The lesson inside the fitting

January 24, 2020

Last summer, my driver started acting up.

Despite pivoting off a fixed right knee, a swing tip I’d used for years, my drives were going every which way. For every good result there would be a drive that went left and wrong or right and wrong.

I scheduled golf lessons with Chris Krueger, the director of instruction at Kings Creek Country Club. After a few swings, he firmly suggested I focus my backswing on turning my hips as far back as possible, and not to worry about my right knee. We also worked on bringing the club head back on a straighter path in the last foot or so before impact.

With a lot of practice, Krueger’s instructions worked as planned. A new workout regimen that included fast twisting from side to side with a 10-pound medicine ball also helped.

I used impact tape to keep track of my progress. My driving significantly improved, but the impact locations on the club face were rarely in the desired center. Most were on the high side toward the toe, with the occasional heel strike to remind me of my limitations.

Some online research about club face location, including YouTube videos from club fitter Ian Fraser of TXG Golf, convinced me to seek additional help from Joe Guillebeau of Club Champion in Newark.

I showed Guillebeau my collection of impact tapes and thought I heard a low whistle.

After warming up with shorter clubs, we established a baseline with my driver, a 9-degree Ping G400 Max with a stock 60-gram Aldila XTorsion stiff shaft. Almost every shot went a nice distance, but left.

Guilebeau stopped me after a few drives to go over the data display from the Trackman.

“You’re hitting 4 degrees in to out on your club path, and your attack angle is 5 degrees up and out. You’re coming into the ball too much from the inside,” he said.

In addition, with the bottom of my swing about 6 inches behind the ball, the club head naturally pointed left at impact. And because my club face-to-path angle is less than my swing, a draw (or hook) was the only possible result. The toe hits on the impact tapes proved the same thing.

“You need to feel like you’re hitting over the top,” Guillebeau said. “You won’t really do that, but if you go for that feel, it will help.”

He placed an alignment stick next to my stance that helped me avoid a too-inside takeaway. It took a few tries before I started to reduce those numbers and start landing more drives toward the center, though still going more left.

The TXG videos and other research also showed that the driver shaft can help improve strike location, if its design matches the golfer’s swing characteristics. The next step in the Club Champion fitting session addressed that need.

As Guillebeau said, “All the drivers out there right now are very similar in what they can do distance-wise and for adjustability. The shafts change how the drivers perform for each player. That’s why the pros have club head deals, but don’t have shaft deals. They experiment with different shaft designs all the time.”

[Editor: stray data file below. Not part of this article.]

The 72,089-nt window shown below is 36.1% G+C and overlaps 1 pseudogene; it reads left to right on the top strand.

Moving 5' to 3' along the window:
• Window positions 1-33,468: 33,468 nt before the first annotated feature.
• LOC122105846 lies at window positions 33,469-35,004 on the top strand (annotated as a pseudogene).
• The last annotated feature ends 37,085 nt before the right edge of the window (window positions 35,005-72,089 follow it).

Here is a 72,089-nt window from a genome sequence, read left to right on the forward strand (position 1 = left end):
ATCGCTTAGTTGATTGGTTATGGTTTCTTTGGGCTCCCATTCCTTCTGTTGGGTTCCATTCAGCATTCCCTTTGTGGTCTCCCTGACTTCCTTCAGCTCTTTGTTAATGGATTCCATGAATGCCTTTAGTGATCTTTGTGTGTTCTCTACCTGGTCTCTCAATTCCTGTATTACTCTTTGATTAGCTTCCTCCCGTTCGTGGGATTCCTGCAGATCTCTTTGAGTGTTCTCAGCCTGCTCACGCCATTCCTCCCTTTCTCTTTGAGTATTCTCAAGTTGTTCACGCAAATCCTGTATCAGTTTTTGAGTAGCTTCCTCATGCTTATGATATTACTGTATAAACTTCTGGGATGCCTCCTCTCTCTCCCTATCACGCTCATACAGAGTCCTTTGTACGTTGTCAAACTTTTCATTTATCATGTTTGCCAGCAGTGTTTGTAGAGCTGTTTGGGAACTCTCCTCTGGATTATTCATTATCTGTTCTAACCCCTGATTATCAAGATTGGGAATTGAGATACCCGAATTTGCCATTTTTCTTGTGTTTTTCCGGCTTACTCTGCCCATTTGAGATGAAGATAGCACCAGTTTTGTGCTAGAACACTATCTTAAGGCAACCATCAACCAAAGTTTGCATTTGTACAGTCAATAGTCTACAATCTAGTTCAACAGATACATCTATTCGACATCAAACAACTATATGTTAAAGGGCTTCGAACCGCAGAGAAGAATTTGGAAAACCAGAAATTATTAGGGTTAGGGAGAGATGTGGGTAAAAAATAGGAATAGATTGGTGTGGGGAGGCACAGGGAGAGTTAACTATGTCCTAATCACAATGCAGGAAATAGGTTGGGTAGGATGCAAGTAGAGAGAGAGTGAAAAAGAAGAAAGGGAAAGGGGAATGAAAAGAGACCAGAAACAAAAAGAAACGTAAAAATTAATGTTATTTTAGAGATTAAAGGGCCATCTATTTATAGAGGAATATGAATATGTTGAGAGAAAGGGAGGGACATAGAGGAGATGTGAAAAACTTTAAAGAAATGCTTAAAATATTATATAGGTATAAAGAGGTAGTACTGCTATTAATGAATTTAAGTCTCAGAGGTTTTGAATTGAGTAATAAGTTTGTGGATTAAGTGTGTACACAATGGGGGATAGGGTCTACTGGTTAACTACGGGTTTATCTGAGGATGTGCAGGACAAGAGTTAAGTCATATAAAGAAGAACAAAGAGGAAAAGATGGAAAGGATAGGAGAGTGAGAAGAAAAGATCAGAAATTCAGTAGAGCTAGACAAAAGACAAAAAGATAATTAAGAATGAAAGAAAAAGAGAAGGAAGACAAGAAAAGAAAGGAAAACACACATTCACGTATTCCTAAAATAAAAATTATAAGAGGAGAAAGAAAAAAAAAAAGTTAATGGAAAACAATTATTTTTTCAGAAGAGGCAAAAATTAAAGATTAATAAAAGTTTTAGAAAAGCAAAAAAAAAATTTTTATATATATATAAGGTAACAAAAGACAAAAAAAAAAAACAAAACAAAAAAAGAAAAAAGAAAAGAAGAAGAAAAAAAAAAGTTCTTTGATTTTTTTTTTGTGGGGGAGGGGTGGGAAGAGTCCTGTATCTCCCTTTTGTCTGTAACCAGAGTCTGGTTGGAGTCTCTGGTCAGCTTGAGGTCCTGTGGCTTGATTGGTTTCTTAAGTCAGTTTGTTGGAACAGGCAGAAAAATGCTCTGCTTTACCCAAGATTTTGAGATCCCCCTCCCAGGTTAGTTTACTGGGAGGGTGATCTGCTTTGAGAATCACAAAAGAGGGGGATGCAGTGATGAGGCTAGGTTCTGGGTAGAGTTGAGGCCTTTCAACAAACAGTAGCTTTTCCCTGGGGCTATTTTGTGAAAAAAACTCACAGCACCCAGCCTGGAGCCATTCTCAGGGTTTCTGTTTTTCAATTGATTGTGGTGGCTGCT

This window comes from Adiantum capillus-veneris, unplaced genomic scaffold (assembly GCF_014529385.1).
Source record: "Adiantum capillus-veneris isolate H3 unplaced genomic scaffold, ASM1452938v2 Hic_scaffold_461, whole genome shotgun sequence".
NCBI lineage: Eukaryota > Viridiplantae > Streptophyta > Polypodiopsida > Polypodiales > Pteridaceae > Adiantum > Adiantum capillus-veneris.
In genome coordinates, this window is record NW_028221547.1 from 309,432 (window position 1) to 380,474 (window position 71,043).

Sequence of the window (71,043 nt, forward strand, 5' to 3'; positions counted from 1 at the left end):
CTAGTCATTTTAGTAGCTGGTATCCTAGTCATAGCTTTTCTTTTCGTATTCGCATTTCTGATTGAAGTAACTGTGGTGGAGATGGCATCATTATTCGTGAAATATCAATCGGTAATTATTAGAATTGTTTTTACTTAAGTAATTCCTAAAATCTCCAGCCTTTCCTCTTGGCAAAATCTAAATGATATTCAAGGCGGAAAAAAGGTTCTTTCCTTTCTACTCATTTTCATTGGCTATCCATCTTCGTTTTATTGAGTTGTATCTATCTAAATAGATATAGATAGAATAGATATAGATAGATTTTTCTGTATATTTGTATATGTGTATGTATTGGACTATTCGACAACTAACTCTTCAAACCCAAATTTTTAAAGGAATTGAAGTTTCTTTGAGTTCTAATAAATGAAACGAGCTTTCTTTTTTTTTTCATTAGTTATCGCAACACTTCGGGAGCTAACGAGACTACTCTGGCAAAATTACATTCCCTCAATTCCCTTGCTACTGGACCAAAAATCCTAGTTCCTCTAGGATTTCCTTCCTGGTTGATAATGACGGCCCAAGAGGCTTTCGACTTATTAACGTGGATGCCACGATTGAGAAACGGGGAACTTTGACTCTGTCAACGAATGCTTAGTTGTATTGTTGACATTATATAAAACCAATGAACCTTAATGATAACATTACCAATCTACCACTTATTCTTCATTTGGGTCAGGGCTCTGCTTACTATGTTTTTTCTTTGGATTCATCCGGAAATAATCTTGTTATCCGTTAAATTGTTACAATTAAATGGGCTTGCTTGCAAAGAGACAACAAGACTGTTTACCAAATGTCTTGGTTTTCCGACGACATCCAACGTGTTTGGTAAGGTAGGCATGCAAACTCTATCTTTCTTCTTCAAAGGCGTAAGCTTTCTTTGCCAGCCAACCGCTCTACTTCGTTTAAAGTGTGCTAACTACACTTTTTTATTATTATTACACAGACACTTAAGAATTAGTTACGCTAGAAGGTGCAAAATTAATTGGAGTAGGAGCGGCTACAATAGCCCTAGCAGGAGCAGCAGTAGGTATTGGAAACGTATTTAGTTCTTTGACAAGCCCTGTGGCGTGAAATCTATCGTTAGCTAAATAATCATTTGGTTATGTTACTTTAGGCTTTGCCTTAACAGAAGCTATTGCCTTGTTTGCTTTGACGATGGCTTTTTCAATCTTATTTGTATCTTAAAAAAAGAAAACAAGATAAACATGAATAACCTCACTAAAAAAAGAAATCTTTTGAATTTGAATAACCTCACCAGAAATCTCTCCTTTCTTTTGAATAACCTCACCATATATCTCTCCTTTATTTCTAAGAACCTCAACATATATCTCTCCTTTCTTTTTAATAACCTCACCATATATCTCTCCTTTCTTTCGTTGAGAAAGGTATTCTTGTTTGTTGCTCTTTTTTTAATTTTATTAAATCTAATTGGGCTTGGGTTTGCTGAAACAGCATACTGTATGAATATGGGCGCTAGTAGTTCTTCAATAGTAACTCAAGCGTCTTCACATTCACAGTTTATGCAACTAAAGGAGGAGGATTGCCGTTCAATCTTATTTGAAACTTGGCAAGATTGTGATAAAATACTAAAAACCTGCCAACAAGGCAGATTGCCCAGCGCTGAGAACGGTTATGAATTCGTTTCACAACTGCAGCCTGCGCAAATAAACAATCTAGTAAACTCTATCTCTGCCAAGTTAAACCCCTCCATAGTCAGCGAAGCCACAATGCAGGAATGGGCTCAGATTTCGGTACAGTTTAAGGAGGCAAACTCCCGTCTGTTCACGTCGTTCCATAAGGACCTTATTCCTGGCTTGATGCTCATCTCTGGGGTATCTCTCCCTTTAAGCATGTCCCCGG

The stock shaft for the G400 Max couldn’t match my timing. Even with good swings, the strike locations rarely appeared in the same places, and often missed the center of the face, which is what produces the best results.

Shafts sold at Club Champion and similar shops use assembly and quality-control methods that improve the chances that each shaft model will be the same, especially compared to machine-assembled stock shafts.

“The shafts we have here can’t be found in stores like Dick’s,” Guillebeau said.

Using a Ping G410 driver as the G400Max equivalent, we first experimented with a heavier, stiffer shaft from Accra. That quickly proved to be a step in the wrong direction.

The next shaft option tested was a Fujikura Atmos Tour Spec 6S Blue. I hit better shots, with club path numbers in the low 3s and face-to-path angles also in the 3s. Distance gains averaged 8 yards, with a 1 mph increase in club head speed.

We moved on to the Raijin 64 Three shaft from VA Composites. Guillebeau put a piece of impact tape on the club head, and the results were immediately gratifying. I hit the middle of the club face each time.

My club path averaged 2.4 degrees in to out, with a 0.4 face-to-path angle. My attack angle also lowered to an average 3.0 degrees. With only a 1 mph increase in club head speed, but with smash factors averaging 1.45, the carry distances were 13 yards longer than what I could do with the Aldila stock shaft. Each shot landed in a very tight pattern, either on the centerline or a few yards right of it.

The combination of lessons, practice, swing analysis and advice certainly helped. The new shaft also matches my swing very nicely, and I look forward to re-creating my fitting results out on the course.


  • Fritz Schranck has been writing about the Cape Region's golf community since 1999. Snippets, stories and anecdotes from his columns are included in his new book, "Hole By Hole: Golf Stories from Delaware's Cape Region and Beyond," which is available at the Cape Gazette offices, Browseabout Books in Rehoboth Beach, Biblion Books in Lewes, and local golf courses. His columns and book reviews are available at

    Contact Fritz by emailing

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